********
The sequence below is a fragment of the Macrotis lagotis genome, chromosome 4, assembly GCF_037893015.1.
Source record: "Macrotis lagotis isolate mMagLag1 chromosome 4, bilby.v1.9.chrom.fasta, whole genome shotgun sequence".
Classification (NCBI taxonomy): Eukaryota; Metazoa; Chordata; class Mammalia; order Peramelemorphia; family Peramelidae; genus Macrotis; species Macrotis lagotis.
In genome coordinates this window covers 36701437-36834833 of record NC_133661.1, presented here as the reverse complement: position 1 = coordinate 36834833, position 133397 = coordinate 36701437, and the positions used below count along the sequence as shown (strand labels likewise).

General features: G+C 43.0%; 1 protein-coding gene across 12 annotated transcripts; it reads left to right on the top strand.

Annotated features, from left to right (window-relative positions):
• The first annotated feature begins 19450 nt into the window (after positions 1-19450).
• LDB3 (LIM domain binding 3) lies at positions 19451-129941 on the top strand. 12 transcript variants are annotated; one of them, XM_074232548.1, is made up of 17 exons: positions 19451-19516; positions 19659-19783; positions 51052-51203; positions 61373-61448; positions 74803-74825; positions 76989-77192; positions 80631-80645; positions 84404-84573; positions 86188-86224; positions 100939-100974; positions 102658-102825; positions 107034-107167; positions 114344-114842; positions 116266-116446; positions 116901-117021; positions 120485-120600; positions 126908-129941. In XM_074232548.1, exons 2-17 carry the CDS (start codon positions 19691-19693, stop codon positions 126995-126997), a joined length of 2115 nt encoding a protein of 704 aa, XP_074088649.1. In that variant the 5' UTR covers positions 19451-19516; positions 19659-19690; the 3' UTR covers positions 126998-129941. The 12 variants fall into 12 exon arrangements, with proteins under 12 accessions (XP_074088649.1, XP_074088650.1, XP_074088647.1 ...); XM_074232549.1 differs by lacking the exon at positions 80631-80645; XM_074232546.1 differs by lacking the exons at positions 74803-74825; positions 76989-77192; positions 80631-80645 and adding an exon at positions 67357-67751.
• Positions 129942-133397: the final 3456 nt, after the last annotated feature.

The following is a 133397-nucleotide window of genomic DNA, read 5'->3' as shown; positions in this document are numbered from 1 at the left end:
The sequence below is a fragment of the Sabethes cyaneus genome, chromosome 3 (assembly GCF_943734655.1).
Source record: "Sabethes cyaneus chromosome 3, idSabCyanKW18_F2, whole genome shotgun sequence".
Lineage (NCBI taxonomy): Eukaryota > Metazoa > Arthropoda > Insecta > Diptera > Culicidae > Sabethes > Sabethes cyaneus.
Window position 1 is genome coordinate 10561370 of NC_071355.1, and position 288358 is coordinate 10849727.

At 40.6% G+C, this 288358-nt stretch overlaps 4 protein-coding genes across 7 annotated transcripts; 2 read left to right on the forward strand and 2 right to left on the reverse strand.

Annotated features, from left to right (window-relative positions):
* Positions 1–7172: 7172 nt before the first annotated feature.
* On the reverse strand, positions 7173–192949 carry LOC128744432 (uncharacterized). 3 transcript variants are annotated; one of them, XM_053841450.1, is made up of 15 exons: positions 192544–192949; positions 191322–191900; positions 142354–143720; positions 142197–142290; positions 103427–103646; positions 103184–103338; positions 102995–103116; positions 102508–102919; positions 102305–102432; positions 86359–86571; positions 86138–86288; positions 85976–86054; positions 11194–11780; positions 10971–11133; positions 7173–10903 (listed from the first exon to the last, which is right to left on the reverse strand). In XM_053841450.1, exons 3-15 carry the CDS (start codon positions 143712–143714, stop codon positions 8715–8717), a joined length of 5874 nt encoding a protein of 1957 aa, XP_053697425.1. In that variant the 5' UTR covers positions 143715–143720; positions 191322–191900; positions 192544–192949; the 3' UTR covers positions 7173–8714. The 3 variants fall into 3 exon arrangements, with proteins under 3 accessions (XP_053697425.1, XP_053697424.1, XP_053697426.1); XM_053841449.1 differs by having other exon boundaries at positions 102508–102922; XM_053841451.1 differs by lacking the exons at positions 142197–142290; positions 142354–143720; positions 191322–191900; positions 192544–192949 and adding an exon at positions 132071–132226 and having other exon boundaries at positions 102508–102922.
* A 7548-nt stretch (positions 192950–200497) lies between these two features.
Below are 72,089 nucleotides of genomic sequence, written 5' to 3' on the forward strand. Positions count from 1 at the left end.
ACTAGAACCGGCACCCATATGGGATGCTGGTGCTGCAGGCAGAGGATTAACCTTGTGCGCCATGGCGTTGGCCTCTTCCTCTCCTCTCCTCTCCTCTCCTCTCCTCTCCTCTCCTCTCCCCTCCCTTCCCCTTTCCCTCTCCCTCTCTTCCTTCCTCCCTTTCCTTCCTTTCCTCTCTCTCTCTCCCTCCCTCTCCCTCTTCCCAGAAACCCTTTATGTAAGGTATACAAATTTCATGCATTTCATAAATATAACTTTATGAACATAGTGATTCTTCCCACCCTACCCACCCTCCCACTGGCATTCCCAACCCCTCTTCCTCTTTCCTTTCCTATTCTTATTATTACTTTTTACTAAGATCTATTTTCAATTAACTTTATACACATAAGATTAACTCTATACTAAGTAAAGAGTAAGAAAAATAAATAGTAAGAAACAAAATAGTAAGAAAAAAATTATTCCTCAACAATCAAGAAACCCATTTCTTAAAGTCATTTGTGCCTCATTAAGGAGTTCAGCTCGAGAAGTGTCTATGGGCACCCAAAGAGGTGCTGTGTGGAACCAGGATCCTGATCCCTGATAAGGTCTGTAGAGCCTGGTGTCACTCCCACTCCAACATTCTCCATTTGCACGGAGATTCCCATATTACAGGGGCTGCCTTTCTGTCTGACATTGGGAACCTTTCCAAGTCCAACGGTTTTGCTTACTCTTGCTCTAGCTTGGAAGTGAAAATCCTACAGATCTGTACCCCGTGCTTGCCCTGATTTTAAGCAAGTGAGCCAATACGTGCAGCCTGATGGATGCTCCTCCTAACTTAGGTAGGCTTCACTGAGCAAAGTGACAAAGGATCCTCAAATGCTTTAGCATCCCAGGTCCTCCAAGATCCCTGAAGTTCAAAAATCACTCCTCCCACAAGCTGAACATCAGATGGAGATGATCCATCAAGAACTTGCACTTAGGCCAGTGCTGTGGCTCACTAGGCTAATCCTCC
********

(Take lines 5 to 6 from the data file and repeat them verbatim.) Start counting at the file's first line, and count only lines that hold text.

General features: G+C 43.0%; 1 protein-coding gene across 12 annotated transcripts; it reads left to right on the top strand.

Annotated features, from left to right (window-relative positions):